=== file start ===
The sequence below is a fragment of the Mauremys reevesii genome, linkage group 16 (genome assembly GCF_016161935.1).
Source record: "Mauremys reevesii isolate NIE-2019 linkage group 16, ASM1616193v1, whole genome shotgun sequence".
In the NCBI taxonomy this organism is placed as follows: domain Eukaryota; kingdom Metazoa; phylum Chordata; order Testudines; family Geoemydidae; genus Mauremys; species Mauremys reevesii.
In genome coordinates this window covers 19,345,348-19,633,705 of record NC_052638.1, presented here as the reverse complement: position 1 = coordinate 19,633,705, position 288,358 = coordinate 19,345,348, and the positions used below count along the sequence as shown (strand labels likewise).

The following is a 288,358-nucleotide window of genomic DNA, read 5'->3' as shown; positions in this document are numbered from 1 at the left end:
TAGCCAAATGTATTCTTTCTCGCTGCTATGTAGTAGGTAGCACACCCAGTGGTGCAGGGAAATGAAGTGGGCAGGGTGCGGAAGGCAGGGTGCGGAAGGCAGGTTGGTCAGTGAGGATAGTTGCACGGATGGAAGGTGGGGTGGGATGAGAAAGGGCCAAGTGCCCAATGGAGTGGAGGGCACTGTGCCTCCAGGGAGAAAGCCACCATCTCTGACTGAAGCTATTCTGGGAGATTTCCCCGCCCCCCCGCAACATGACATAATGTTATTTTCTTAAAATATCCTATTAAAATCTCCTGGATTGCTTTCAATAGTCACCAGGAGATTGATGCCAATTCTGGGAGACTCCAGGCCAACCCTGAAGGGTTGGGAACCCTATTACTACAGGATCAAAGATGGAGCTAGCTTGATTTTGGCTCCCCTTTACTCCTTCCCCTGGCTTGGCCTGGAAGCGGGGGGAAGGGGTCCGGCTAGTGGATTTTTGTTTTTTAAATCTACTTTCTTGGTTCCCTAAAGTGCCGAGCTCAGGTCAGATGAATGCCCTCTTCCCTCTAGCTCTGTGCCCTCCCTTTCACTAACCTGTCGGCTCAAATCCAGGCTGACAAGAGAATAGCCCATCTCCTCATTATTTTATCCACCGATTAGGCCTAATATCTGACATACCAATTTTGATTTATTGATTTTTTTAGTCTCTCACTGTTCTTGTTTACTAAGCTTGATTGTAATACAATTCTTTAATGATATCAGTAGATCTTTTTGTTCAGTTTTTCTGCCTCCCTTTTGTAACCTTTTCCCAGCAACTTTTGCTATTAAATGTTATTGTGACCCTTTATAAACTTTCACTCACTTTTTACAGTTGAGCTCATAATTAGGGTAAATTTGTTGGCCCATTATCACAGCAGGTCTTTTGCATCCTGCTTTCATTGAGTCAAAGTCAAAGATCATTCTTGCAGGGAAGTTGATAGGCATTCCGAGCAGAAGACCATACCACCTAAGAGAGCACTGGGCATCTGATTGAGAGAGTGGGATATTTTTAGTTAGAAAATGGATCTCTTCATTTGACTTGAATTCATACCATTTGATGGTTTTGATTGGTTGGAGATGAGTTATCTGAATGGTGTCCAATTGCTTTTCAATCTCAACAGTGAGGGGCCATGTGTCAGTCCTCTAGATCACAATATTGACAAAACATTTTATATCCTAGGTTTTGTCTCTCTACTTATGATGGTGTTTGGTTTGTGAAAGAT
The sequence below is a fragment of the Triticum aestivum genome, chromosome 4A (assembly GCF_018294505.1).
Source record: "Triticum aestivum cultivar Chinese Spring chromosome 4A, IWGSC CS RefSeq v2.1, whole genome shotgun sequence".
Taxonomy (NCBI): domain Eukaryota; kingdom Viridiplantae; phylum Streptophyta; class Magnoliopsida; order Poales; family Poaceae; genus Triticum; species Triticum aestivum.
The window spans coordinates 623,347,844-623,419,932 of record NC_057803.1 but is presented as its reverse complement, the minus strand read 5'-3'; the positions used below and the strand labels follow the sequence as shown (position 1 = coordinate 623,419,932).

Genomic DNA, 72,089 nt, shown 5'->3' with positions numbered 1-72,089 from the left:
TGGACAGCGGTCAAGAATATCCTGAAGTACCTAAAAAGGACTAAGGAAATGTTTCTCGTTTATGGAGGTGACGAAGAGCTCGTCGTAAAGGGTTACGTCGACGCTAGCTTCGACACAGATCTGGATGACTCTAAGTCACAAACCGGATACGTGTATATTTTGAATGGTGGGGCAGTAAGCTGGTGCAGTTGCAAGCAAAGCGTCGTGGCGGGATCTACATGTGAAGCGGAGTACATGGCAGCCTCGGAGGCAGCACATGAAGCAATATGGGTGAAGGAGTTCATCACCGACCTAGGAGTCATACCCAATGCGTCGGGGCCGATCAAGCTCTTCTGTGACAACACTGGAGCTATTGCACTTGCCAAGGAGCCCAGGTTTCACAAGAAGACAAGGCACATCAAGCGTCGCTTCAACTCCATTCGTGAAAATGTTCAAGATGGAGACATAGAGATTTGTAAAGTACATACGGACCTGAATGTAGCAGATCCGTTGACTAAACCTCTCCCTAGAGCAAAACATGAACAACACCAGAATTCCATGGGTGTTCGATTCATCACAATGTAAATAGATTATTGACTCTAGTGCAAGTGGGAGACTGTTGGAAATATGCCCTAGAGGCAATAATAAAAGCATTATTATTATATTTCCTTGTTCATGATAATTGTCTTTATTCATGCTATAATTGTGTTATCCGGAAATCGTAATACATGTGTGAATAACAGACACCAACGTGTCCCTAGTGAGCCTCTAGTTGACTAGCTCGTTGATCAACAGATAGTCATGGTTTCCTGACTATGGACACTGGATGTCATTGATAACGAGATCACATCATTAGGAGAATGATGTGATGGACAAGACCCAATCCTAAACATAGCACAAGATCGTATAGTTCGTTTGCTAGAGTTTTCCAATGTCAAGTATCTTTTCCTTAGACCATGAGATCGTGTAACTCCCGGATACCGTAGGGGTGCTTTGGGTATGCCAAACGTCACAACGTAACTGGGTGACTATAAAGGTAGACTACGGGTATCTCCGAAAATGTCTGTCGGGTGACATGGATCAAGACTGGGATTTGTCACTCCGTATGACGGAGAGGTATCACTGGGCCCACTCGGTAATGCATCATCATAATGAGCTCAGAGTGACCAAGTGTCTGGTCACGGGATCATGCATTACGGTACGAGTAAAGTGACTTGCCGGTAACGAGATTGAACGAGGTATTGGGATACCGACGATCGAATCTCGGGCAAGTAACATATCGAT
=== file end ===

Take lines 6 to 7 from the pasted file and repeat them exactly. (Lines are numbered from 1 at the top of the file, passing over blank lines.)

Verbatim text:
TAGCCAAATGTATTCTTTCTCGCTGCTATGTAGTAGGTAGCACACCCAGTGGTGCAGGGAAATGAAGTGGGCAGGGTGCGGAAGGCAGGGTGCGGAAGGCAGGTTGGTCAGTGAGGATAGTTGCACGGATGGAAGGTGGGGTGGGATGAGAAAGGGCCAAGTGCCCAATGGAGTGGAGGGCACTGTGCCTCCAGGGAGAAAGCCACCATCTCTGACTGAAGCTATTCTGGGAGATTTCCCCGCCCCCCCGCAACATGACATAATGTTATTTTCTTAAAATATCCTATTAAAATCTCCTGGATTGCTTTCAATAGTCACCAGGAGATTGATGCCAATTCTGGGAGACTCCAGGCCAACCCTGAAGGGTTGGGAACCCTATTACTACAGGATCAAAGATGGAGCTAGCTTGATTTTGGCTCCCCTTTACTCCTTCCCCTGGCTTGGCCTGGAAGCGGGGGGAAGGGGTCCGGCTAGTGGATTTTTGTTTTTTAAATCTACTTTCTTGGTTCCCTAAAGTGCCGAGCTCAGGTCAGATGAATGCCCTCTTCCCTCTAGCTCTGTGCCCTCCCTTTCACTAACCTGTCGGCTCAAATCCAGGCTGACAAGAGAATAGCCCATCTCCTCATTATTTTATCCACCGATTAGGCCTAATATCTGACATACCAATTTTGATTTATTGATTTTTTTAGTCTCTCACTGTTCTTGTTTACTAAGCTTGATTGTAATACAATTCTTTAATGATATCAGTAGATCTTTTTGTTCAGTTTTTCTGCCTCCCTTTTGTAACCTTTTCCCAGCAACTTTTGCTATTAAATGTTATTGTGACCCTTTATAAACTTTCACTCACTTTTTACAGTTGAGCTCATAATTAGGGTAAATTTGTTGGCCCATTATCACAGCAGGTCTTTTGCATCCTGCTTTCATTGAGTCAAAGTCAAAGATCATTCTTGCAGGGAAGTTGATAGGCATTCCGAGCAGAAGACCATACCACCTAAGAGAGCACTGGGCATCTGATTGAGAGAGTGGGATATTTTTAGTTAGAAAATGGATCTCTTCATTTGACTTGAATTCATACCATTTGATGGTTTTGATTGGTTGGAGATGAGTTATCTGAATGGTGTCCAATTGCTTTTCAATCTCAACAGTGAGGGGCCATGTGTCAGTCCTCTAGATCACAATATTGACAAAACATTTTATATCCTAGGTTTTGTCTCTCTACTTATGATGGTGTTTGGTTTGTGAAAGAT
The sequence below is a fragment of the Triticum aestivum genome, chromosome 4A (assembly GCF_018294505.1).